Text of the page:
welcome to x a o t e c

This is the personal home page of me, Brian Huff. Some people just call me Bex.

Feel free to peruse the photo album, to see the wedding photos of Michelle and I. Our honeymoon in Tahiti was amazing!

You can also see the photos from our trip to Thailand, or our sailing adventure around the Virgin Islands. You can also take a look at some of the articles Ive thrown together about politics and technology. Beware, I'm considered somewhat opinionated...

Wed, 28 Jul 2004

Wednesday Sessions

The best sessions today were Mono-centric. The Mono 1.0 release talk was interesting, hostorically speaking... and the talk about IronPython was well attended. Everybody hissed a bit when the author told us that he was just hired by Microsoft to fix the .NET engine... Im sure they'd rather he work on Mono, but we can't all work for Novell!

The future of Java in the open source community is looking somewhat grim. There was a panel with Eric Raymond and OReilly and a few guys from Apache and Sun... developers are miffed that Sun hasn't made Java more open... but at Java One the developers were miffed that Sun hasn't put the kaibash on forked versions of J2EE. Rock and a hard place, it seems.

The XML talks I attended were fairly good - PHP has some really nice SOAP hooks in PEAR::SOAP, Python hooks are not as good, and Jabber looks like its trying to replace the verbose SOAP altogether. It is a lot more powerful, and easier to secure and use... but people love their SOAP because it goes over HTTP, dont they?

[18:00] | [oscon2004] | ### | Brian 'Bex' Huff

Wednesday Keynotes

The first keynote by OReilly was pretty good. He's still pushing the internet-as-an-operating-system jive. His latest theory is that the quality of the large databases (such as user reviews of movies or books) is what seperates the 'ok' websites from the 'great' websites. Obvious, sure, but frequently overlooked. His theory is that they might be able to brand themselves, and become the next 'Intel Inside' for web applications. If you dont have one of the name brands, your web services will suffer greatly.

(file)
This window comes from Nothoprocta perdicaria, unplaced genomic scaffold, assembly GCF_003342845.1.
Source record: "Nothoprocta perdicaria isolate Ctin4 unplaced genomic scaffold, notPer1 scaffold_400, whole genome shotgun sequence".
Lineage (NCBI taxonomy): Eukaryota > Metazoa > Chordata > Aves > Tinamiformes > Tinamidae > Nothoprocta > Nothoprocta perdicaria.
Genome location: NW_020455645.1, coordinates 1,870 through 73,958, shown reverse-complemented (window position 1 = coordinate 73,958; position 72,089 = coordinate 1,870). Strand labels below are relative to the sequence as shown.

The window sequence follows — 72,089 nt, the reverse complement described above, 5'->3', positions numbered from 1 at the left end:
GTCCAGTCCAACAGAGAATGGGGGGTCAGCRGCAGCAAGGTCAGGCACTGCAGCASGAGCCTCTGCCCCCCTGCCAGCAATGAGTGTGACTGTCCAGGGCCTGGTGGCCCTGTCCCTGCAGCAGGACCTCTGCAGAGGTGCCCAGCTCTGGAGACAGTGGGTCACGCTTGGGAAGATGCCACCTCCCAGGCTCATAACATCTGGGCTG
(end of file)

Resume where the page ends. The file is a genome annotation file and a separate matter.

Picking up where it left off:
I agree to a point... but there's a big difference between Intel and a data warehouse. Intel made a ton of money because they had the manufacturing infastructure and research and talent to keep the PC manufacturers supplies with chips. Its really hard to enter that market... just look at how long AMD took to get off the ground.

Compare that to a database. Their power hinges greatly on who legally owns the data. If I make a book review on Amazon, do they own the data? Or do I own it? Should these reviews be totally open, and usable by Barnes and Noble? Its a legal fine line, which makes it subject to copyright laws and the whims of Washington. Their power could collapse like a house of cards if they are not careful...

The second keynote was very funny, but he rambled quite a bit. Robert Lefkowitz had a good point that 'Open Source' means different things to different people, which causes a great deal of confusion in the business world. However, he offered no real resolution. He did have 150 slides, however... so it may have been buried in there somewhere, and I just missed it...

[12:00] | [oscon2004] | ### | Brian 'Bex' Huff